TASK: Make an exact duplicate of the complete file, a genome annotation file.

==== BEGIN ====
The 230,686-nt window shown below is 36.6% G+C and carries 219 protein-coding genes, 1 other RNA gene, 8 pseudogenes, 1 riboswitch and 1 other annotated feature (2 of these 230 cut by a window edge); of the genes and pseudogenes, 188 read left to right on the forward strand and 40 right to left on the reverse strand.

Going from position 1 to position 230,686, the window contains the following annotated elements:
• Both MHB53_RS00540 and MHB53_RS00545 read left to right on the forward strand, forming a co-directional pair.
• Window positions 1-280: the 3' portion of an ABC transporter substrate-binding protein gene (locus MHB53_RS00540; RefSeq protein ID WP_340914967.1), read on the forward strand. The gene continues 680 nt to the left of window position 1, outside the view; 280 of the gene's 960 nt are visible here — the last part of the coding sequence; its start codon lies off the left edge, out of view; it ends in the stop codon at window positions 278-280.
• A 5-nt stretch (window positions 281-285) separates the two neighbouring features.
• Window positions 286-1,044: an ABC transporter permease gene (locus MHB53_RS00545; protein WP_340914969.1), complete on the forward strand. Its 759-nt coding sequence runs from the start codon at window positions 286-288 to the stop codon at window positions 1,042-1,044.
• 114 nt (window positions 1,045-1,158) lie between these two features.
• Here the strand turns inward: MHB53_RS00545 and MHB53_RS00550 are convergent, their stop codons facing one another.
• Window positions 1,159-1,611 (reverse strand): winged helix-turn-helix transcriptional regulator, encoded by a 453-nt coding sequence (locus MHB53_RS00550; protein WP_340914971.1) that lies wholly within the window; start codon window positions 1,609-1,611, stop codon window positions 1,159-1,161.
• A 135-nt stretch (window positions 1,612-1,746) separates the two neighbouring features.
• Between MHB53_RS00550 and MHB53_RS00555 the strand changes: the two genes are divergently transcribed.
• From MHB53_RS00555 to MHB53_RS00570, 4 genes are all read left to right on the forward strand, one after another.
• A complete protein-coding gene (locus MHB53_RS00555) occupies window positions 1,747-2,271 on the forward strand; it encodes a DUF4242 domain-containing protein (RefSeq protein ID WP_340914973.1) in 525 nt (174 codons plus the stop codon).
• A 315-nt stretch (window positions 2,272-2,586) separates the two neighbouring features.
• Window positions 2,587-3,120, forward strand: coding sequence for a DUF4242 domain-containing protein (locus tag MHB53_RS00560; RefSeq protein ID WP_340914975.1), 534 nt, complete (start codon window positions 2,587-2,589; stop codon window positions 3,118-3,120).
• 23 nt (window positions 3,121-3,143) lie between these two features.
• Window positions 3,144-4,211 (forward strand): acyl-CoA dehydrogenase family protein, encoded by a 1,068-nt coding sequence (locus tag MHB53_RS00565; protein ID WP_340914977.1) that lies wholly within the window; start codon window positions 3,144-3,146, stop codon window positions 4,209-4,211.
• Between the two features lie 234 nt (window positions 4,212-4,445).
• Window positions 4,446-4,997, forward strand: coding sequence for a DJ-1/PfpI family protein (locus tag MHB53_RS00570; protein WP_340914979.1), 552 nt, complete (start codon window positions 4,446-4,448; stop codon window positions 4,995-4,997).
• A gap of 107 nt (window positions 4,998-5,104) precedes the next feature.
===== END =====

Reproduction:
The 230,686-nt window shown below is 36.6% G+C and carries 219 protein-coding genes, 1 other RNA gene, 8 pseudogenes, 1 riboswitch and 1 other annotated feature (2 of these 230 cut by a window edge); of the genes and pseudogenes, 188 read left to right on the forward strand and 40 right to left on the reverse strand.

Going from position 1 to position 230,686, the window contains the following annotated elements:
• Both MHB53_RS00540 and MHB53_RS00545 read left to right on the forward strand, forming a co-directional pair.
• Window positions 1-280: the 3' portion of an ABC transporter substrate-binding protein gene (locus MHB53_RS00540; RefSeq protein ID WP_340914967.1), read on the forward strand. The gene continues 680 nt to the left of window position 1, outside the view; 280 of the gene's 960 nt are visible here — the last part of the coding sequence; its start codon lies off the left edge, out of view; it ends in the stop codon at window positions 278-280.
• A 5-nt stretch (window positions 281-285) separates the two neighbouring features.
• Window positions 286-1,044: an ABC transporter permease gene (locus MHB53_RS00545; protein WP_340914969.1), complete on the forward strand. Its 759-nt coding sequence runs from the start codon at window positions 286-288 to the stop codon at window positions 1,042-1,044.
• 114 nt (window positions 1,045-1,158) lie between these two features.
• Here the strand turns inward: MHB53_RS00545 and MHB53_RS00550 are convergent, their stop codons facing one another.
• Window positions 1,159-1,611 (reverse strand): winged helix-turn-helix transcriptional regulator, encoded by a 453-nt coding sequence (locus MHB53_RS00550; protein WP_340914971.1) that lies wholly within the window; start codon window positions 1,609-1,611, stop codon window positions 1,159-1,161.
• A 135-nt stretch (window positions 1,612-1,746) separates the two neighbouring features.
• Between MHB53_RS00550 and MHB53_RS00555 the strand changes: the two genes are divergently transcribed.
• From MHB53_RS00555 to MHB53_RS00570, 4 genes are all read left to right on the forward strand, one after another.
• A complete protein-coding gene (locus MHB53_RS00555) occupies window positions 1,747-2,271 on the forward strand; it encodes a DUF4242 domain-containing protein (RefSeq protein ID WP_340914973.1) in 525 nt (174 codons plus the stop codon).
• A 315-nt stretch (window positions 2,272-2,586) separates the two neighbouring features.
• Window positions 2,587-3,120, forward strand: coding sequence for a DUF4242 domain-containing protein (locus tag MHB53_RS00560; RefSeq protein ID WP_340914975.1), 534 nt, complete (start codon window positions 2,587-2,589; stop codon window positions 3,118-3,120).
• 23 nt (window positions 3,121-3,143) lie between these two features.
• Window positions 3,144-4,211 (forward strand): acyl-CoA dehydrogenase family protein, encoded by a 1,068-nt coding sequence (locus tag MHB53_RS00565; protein ID WP_340914977.1) that lies wholly within the window; start codon window positions 3,144-3,146, stop codon window positions 4,209-4,211.
• Between the two features lie 234 nt (window positions 4,212-4,445).
• Window positions 4,446-4,997, forward strand: coding sequence for a DJ-1/PfpI family protein (locus tag MHB53_RS00570; protein WP_340914979.1), 552 nt, complete (start codon window positions 4,446-4,448; stop codon window positions 4,995-4,997).
• A gap of 107 nt (window positions 4,998-5,104) precedes the next feature.